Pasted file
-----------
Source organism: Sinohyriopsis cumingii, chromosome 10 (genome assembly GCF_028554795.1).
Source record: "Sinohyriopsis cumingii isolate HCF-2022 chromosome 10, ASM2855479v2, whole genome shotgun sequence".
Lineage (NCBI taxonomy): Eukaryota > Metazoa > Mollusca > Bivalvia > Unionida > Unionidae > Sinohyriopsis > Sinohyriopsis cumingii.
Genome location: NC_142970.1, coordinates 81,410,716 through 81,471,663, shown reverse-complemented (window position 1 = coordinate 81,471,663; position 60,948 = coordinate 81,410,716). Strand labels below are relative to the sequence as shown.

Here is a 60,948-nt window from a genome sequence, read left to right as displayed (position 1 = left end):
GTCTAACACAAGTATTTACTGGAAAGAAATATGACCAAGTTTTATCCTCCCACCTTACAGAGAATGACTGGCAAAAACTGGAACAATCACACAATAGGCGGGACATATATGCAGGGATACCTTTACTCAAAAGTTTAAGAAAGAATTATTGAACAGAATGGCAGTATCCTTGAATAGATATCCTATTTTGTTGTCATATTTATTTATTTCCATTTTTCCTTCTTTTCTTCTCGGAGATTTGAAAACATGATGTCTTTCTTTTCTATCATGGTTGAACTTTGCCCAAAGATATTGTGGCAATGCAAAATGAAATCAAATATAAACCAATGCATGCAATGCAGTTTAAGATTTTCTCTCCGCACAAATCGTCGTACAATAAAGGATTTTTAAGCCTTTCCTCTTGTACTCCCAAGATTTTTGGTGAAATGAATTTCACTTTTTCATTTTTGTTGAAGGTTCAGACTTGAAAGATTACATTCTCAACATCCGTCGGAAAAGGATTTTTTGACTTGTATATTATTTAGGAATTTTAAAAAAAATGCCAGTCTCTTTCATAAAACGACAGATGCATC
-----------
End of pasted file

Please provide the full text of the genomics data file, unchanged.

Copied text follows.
Source organism: Sinohyriopsis cumingii, chromosome 10 (genome assembly GCF_028554795.1).
Source record: "Sinohyriopsis cumingii isolate HCF-2022 chromosome 10, ASM2855479v2, whole genome shotgun sequence".
Lineage (NCBI taxonomy): Eukaryota > Metazoa > Mollusca > Bivalvia > Unionida > Unionidae > Sinohyriopsis > Sinohyriopsis cumingii.
Genome location: NC_142970.1, coordinates 81,410,716 through 81,471,663, shown reverse-complemented (window position 1 = coordinate 81,471,663; position 60,948 = coordinate 81,410,716). Strand labels below are relative to the sequence as shown.

Here is a 60,948-nt window from a genome sequence, read left to right as displayed (position 1 = left end):
GTCTAACACAAGTATTTACTGGAAAGAAATATGACCAAGTTTTATCCTCCCACCTTACAGAGAATGACTGGCAAAAACTGGAACAATCACACAATAGGCGGGACATATATGCAGGGATACCTTTACTCAAAAGTTTAAGAAAGAATTATTGAACAGAATGGCAGTATCCTTGAATAGATATCCTATTTTGTTGTCATATTTATTTATTTCCATTTTTCCTTCTTTTCTTCTCGGAGATTTGAAAACATGATGTCTTTCTTTTCTATCATGGTTGAACTTTGCCCAAAGATATTGTGGCAATGCAAAATGAAATCAAATATAAACCAATGCATGCAATGCAGTTTAAGATTTTCTCTCCGCACAAATCGTCGTACAATAAAGGATTTTTAAGCCTTTCCTCTTGTACTCCCAAGATTTTTGGTGAAATGAATTTCACTTTTTCATTTTTGTTGAAGGTTCAGACTTGAAAGATTACATTCTCAACATCCGTCGGAAAAGGATTTTTTGACTTGTATATTATTTAGGAATTTTAAAAAAAATGCCAGTCTCTTTCATAAAACGACAGATGCATC